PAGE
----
Resetting TCP/IP in Windows XP & Windows Server 2003
In earlier versions of Windows, TCP/IP was a separate optional component that could be removed or added like any other protocol. In Windows XP/2003, TCP/IP is a core component of the operating system that cannot be removed. Especially on a Windows Server 2003, TCP/IP functionally is critical for network operations and Active Directory domain environment. The entire Active Directory architecture is based on DNS hierarchy, which relies on TCP/IP.
There are situations where one may encounter a corrupt TCP/IP stack. Although rare, this situation causes a major problem because you can’t remove and reinstall TCP/IP anymore. So what’s the solution? Re-installing the operating system? Well, that’s one option. Another option is to reset TCP/IP to the default state at the time when the operating system was installed. You can use the NetShell (netsh.exe) utility to reset TCP/IP. This document describes how you can use the NetShell utility to reset TCP/IP on Windows XP and Windows Server 2003. When you reset TCP/IP, it will rewrite all the important keys in the registry which has the effect of removing and reinstalling the entire TCP/IP stack.
The NetShell utility is a command line tool (netsh.exe) that allows you to monitor and configure networking components on Windows XP/2003. To run this tool, go to the command prompt and type netsh. To display a list of commands that are available, type help, or simply type a question mark “?”.
The following commands are available:
Commands in this context:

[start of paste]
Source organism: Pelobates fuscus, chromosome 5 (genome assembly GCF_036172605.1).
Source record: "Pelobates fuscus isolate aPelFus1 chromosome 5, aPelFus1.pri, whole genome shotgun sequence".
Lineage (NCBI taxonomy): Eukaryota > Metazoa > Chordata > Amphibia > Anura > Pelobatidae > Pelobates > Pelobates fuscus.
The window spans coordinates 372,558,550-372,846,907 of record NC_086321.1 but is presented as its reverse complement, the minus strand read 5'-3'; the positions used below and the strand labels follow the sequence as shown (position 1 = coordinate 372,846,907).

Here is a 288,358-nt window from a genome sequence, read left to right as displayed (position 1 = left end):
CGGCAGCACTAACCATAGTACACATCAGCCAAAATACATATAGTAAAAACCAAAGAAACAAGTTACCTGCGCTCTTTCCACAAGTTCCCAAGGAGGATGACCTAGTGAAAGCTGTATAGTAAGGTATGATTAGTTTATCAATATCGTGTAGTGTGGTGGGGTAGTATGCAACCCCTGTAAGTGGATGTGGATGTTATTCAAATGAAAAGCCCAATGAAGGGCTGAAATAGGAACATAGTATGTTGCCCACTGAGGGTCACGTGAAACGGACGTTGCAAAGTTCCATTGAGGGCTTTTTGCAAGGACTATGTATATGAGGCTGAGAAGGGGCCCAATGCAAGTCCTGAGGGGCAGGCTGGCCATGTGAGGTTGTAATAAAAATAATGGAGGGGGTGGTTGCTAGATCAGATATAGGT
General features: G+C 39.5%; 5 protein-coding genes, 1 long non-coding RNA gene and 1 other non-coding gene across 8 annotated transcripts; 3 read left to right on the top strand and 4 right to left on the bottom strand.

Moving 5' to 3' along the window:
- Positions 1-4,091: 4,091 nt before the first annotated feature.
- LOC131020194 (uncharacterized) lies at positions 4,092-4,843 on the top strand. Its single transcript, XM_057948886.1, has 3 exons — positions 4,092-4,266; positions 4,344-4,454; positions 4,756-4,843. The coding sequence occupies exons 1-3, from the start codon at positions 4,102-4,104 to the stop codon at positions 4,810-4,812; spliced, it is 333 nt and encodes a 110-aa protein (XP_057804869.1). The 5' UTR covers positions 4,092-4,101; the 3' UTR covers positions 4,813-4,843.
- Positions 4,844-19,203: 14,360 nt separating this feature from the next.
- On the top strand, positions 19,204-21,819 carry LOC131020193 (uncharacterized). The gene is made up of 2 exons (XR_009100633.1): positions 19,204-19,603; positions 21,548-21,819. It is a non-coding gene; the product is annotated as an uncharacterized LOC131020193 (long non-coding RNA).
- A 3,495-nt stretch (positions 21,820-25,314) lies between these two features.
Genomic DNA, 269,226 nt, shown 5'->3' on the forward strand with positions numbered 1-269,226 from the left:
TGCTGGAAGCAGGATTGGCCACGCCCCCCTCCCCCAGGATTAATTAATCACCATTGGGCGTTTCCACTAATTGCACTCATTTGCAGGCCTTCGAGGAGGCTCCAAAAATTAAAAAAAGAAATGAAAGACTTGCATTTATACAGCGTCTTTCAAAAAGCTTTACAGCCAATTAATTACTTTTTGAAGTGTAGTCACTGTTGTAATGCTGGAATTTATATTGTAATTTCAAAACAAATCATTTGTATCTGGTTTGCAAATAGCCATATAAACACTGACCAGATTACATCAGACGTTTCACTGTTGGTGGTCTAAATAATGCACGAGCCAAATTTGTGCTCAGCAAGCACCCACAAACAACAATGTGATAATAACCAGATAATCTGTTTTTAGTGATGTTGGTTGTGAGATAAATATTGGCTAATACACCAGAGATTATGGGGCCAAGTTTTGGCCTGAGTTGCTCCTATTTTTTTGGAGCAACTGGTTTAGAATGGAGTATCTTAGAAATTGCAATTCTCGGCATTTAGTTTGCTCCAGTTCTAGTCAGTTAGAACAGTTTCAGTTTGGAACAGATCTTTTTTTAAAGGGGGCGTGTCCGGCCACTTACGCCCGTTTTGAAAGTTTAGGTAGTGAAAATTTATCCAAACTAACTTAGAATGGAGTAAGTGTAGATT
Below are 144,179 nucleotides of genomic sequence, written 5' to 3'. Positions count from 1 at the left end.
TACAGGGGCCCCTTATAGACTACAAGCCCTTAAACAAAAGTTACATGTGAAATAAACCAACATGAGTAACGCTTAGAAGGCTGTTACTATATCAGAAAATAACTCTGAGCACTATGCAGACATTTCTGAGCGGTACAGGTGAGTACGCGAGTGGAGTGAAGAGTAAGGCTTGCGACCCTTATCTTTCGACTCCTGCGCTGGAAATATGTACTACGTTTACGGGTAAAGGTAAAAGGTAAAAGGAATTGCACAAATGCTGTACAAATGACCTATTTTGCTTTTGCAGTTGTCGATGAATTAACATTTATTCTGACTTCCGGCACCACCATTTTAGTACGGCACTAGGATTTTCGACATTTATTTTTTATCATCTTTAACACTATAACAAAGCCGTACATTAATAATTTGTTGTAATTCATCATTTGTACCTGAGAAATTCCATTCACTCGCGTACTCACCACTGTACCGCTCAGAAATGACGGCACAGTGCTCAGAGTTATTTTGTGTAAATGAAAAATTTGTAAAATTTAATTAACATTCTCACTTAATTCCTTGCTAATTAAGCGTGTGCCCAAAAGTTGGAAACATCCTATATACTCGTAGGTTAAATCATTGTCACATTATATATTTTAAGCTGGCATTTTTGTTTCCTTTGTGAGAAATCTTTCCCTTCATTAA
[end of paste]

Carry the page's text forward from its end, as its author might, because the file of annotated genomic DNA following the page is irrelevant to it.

.. – Goes up one context level.
? – Displays a list of commands.
abort – Discards changes made while in offline mode.
add – Adds a configuration entry to a list of entries.
alias – Adds an alias.
bridge – Changes to the `netsh bridge’ context.
bye – Exits the program.
commit – Commits changes made while in offline mode.
delete – Deletes a configuration entry from a list of entries.
diag – Changes to the `netsh diag’ context.
dump – Displays a configuration script.
exec – Runs a script file.
exit – Exits the program.
firewall – Changes to the `netsh firewall’ context.
help – Displays a list of commands.
interface – Changes to the `netsh interface’ context.
offline – Sets the current mode to offline.
online – Sets the current mode to online.
popd – Pops a context from the stack.
pushd – Pushes current context on stack.
quit – Exits the program.
ras – Changes to the `netsh ras’ context.
routing – Changes to the `netsh routing’ context.
set – Updates configuration settings.
show – Displays information.
unalias – Deletes an alias.
winsock – Changes to the `netsh winsock’ context.
The following sub-contexts are available:
bridge diag firewall interface ras routing winsock
To view help for a command, type the command, followed by a space, and then
Tip: You can use abbreviations, or just the beginning part of a command instead of typing the entire command. For example, you can type int for interface, h for help, and either q or b to exit the program. If you want to go one level up in the path, type “..” without the quotes. You can also type the entire command without going into the individual contexts of netsh.
To reset TCP/IP, type the following at the command prompt.
netsh interface ip reset logfile_name
Where logfile_name is the name of a log file in the current directory, e.g. resetlog.txt. You can also create a log file in a different folder if you provide the full path.
When you reset TCP/IP, the two areas of registry that are affected include:
For a sample Windows XP TCP/IP reset log, check out resetlog.txt. If you notice that your log is empty, it could be because the TCP/IP entries on your computer have not been changed since the default installation.